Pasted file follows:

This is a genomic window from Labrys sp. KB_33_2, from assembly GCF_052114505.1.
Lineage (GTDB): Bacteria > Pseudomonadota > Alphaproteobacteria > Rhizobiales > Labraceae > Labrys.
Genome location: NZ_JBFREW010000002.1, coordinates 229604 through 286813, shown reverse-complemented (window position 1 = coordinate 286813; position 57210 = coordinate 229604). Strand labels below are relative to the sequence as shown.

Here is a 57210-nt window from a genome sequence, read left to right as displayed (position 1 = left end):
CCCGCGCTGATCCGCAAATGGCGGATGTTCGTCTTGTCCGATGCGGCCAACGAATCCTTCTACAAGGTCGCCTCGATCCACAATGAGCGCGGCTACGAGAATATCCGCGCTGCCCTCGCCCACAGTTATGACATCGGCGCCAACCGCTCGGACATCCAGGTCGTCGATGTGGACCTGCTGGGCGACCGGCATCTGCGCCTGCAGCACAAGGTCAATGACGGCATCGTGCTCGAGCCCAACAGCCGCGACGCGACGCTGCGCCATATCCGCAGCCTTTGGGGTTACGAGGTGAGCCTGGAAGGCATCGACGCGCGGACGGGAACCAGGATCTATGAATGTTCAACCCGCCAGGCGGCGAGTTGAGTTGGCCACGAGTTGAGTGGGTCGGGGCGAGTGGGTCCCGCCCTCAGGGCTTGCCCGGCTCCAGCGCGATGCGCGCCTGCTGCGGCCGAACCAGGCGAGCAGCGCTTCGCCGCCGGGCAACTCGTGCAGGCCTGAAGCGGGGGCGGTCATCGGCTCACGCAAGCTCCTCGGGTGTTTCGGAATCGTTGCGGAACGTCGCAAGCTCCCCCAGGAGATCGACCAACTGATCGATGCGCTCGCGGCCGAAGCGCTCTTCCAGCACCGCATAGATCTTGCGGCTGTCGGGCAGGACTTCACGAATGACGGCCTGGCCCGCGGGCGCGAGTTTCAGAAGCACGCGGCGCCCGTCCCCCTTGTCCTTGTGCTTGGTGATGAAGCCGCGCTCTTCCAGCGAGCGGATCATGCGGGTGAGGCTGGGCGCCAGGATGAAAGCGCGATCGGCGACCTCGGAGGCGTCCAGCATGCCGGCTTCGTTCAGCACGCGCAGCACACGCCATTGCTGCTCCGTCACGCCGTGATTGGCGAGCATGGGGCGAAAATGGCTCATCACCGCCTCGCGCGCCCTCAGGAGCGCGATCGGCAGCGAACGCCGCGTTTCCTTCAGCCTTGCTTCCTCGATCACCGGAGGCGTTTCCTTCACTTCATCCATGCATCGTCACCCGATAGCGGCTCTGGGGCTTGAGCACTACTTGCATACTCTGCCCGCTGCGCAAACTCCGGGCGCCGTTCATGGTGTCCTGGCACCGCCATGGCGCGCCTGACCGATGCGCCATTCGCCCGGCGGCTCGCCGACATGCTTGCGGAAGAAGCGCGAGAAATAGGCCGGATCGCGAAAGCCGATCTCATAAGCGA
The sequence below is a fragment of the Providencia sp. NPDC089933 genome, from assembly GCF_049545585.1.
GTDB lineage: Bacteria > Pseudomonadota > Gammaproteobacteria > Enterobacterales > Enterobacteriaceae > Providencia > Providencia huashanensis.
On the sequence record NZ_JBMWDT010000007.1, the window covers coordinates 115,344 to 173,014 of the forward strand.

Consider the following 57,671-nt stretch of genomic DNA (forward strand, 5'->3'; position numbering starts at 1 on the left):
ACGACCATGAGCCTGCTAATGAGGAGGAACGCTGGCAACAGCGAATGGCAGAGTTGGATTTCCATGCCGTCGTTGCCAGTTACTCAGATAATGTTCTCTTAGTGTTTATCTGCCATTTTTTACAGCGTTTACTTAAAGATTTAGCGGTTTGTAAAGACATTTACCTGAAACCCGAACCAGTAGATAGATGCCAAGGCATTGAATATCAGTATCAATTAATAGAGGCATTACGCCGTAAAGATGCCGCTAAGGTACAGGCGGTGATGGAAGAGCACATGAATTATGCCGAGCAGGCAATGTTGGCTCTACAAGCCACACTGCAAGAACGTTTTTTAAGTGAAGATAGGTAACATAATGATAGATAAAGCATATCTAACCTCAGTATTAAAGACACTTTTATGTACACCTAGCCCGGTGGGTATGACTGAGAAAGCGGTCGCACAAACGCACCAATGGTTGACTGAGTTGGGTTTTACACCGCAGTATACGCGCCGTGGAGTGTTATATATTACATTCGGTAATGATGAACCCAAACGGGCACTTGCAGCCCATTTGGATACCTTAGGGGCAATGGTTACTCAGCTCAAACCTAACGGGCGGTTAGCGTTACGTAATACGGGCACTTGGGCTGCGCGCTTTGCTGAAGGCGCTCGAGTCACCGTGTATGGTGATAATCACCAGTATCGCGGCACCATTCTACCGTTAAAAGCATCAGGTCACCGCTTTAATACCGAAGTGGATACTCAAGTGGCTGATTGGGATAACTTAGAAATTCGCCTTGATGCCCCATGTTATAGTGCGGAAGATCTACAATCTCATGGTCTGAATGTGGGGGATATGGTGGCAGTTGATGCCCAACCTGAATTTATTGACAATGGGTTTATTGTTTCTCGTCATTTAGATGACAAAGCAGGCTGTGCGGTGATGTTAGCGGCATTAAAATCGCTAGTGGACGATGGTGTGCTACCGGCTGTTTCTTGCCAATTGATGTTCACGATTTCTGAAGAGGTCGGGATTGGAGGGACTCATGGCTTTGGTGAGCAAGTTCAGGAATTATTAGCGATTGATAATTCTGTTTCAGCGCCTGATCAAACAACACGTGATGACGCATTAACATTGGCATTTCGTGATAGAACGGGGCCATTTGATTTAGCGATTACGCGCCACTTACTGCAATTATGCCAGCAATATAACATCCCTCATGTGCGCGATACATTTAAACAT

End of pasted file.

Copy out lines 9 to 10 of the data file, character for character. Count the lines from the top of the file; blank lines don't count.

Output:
Consider the following 57,671-nt stretch of genomic DNA (forward strand, 5'->3'; position numbering starts at 1 on the left):
ACGACCATGAGCCTGCTAATGAGGAGGAACGCTGGCAACAGCGAATGGCAGAGTTGGATTTCCATGCCGTCGTTGCCAGTTACTCAGATAATGTTCTCTTAGTGTTTATCTGCCATTTTTTACAGCGTTTACTTAAAGATTTAGCGGTTTGTAAAGACATTTACCTGAAACCCGAACCAGTAGATAGATGCCAAGGCATTGAATATCAGTATCAATTAATAGAGGCATTACGCCGTAAAGATGCCGCTAAGGTACAGGCGGTGATGGAAGAGCACATGAATTATGCCGAGCAGGCAATGTTGGCTCTACAAGCCACACTGCAAGAACGTTTTTTAAGTGAAGATAGGTAACATAATGATAGATAAAGCATATCTAACCTCAGTATTAAAGACACTTTTATGTACACCTAGCCCGGTGGGTATGACTGAGAAAGCGGTCGCACAAACGCACCAATGGTTGACTGAGTTGGGTTTTACACCGCAGTATACGCGCCGTGGAGTGTTATATATTACATTCGGTAATGATGAACCCAAACGGGCACTTGCAGCCCATTTGGATACCTTAGGGGCAATGGTTACTCAGCTCAAACCTAACGGGCGGTTAGCGTTACGTAATACGGGCACTTGGGCTGCGCGCTTTGCTGAAGGCGCTCGAGTCACCGTGTATGGTGATAATCACCAGTATCGCGGCACCATTCTACCGTTAAAAGCATCAGGTCACCGCTTTAATACCGAAGTGGATACTCAAGTGGCTGATTGGGATAACTTAGAAATTCGCCTTGATGCCCCATGTTATAGTGCGGAAGATCTACAATCTCATGGTCTGAATGTGGGGGATATGGTGGCAGTTGATGCCCAACCTGAATTTATTGACAATGGGTTTATTGTTTCTCGTCATTTAGATGACAAAGCAGGCTGTGCGGTGATGTTAGCGGCATTAAAATCGCTAGTGGACGATGGTGTGCTACCGGCTGTTTCTTGCCAATTGATGTTCACGATTTCTGAAGAGGTCGGGATTGGAGGGACTCATGGCTTTGGTGAGCAAGTTCAGGAATTATTAGCGATTGATAATTCTGTTTCAGCGCCTGATCAAACAACACGTGATGACGCATTAACATTGGCATTTCGTGATAGAACGGGGCCATTTGATTTAGCGATTACGCGCCACTTACTGCAATTATGCCAGCAATATAACATCCCTCATGTGCGCGATACATTTAAACAT